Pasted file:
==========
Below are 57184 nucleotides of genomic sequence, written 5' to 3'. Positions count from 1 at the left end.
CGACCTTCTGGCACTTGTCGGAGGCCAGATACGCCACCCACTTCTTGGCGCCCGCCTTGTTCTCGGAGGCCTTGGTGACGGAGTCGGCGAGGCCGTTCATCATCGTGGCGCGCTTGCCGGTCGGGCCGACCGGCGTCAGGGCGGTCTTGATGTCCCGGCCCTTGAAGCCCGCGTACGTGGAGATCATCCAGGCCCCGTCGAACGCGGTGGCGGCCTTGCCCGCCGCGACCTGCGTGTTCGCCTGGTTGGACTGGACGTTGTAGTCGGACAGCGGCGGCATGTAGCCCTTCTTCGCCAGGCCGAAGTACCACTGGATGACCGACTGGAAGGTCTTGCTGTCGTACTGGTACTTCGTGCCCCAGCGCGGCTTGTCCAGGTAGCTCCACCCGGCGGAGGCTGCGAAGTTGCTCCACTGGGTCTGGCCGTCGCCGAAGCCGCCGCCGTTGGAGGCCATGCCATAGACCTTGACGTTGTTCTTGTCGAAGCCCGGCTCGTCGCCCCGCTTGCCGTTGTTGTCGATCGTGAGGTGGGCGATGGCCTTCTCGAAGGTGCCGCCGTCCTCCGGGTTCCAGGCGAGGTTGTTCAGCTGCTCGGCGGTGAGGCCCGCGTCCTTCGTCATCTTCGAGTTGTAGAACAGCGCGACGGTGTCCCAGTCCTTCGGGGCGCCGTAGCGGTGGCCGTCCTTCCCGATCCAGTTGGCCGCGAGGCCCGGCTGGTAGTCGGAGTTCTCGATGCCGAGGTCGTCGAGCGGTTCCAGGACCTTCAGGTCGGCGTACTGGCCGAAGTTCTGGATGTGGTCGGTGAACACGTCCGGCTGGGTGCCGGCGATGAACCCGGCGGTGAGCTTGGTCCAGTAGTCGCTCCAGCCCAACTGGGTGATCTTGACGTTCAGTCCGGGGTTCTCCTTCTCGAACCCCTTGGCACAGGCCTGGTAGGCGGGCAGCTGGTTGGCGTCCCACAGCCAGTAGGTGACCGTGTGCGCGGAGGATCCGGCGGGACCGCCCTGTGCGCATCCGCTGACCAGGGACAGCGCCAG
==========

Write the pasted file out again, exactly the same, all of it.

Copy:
Below are 57184 nucleotides of genomic sequence, written 5' to 3'. Positions count from 1 at the left end.
CGACCTTCTGGCACTTGTCGGAGGCCAGATACGCCACCCACTTCTTGGCGCCCGCCTTGTTCTCGGAGGCCTTGGTGACGGAGTCGGCGAGGCCGTTCATCATCGTGGCGCGCTTGCCGGTCGGGCCGACCGGCGTCAGGGCGGTCTTGATGTCCCGGCCCTTGAAGCCCGCGTACGTGGAGATCATCCAGGCCCCGTCGAACGCGGTGGCGGCCTTGCCCGCCGCGACCTGCGTGTTCGCCTGGTTGGACTGGACGTTGTAGTCGGACAGCGGCGGCATGTAGCCCTTCTTCGCCAGGCCGAAGTACCACTGGATGACCGACTGGAAGGTCTTGCTGTCGTACTGGTACTTCGTGCCCCAGCGCGGCTTGTCCAGGTAGCTCCACCCGGCGGAGGCTGCGAAGTTGCTCCACTGGGTCTGGCCGTCGCCGAAGCCGCCGCCGTTGGAGGCCATGCCATAGACCTTGACGTTGTTCTTGTCGAAGCCCGGCTCGTCGCCCCGCTTGCCGTTGTTGTCGATCGTGAGGTGGGCGATGGCCTTCTCGAAGGTGCCGCCGTCCTCCGGGTTCCAGGCGAGGTTGTTCAGCTGCTCGGCGGTGAGGCCCGCGTCCTTCGTCATCTTCGAGTTGTAGAACAGCGCGACGGTGTCCCAGTCCTTCGGGGCGCCGTAGCGGTGGCCGTCCTTCCCGATCCAGTTGGCCGCGAGGCCCGGCTGGTAGTCGGAGTTCTCGATGCCGAGGTCGTCGAGCGGTTCCAGGACCTTCAGGTCGGCGTACTGGCCGAAGTTCTGGATGTGGTCGGTGAACACGTCCGGCTGGGTGCCGGCGATGAACCCGGCGGTGAGCTTGGTCCAGTAGTCGCTCCAGCCCAACTGGGTGATCTTGACGTTCAGTCCGGGGTTCTCCTTCTCGAACCCCTTGGCACAGGCCTGGTAGGCGGGCAGCTGGTTGGCGTCCCACAGCCAGTAGGTGACCGTGTGCGCGGAGGATCCGGCGGGACCGCCCTGTGCGCATCCGCTGACCAGGGACAGCGCCAG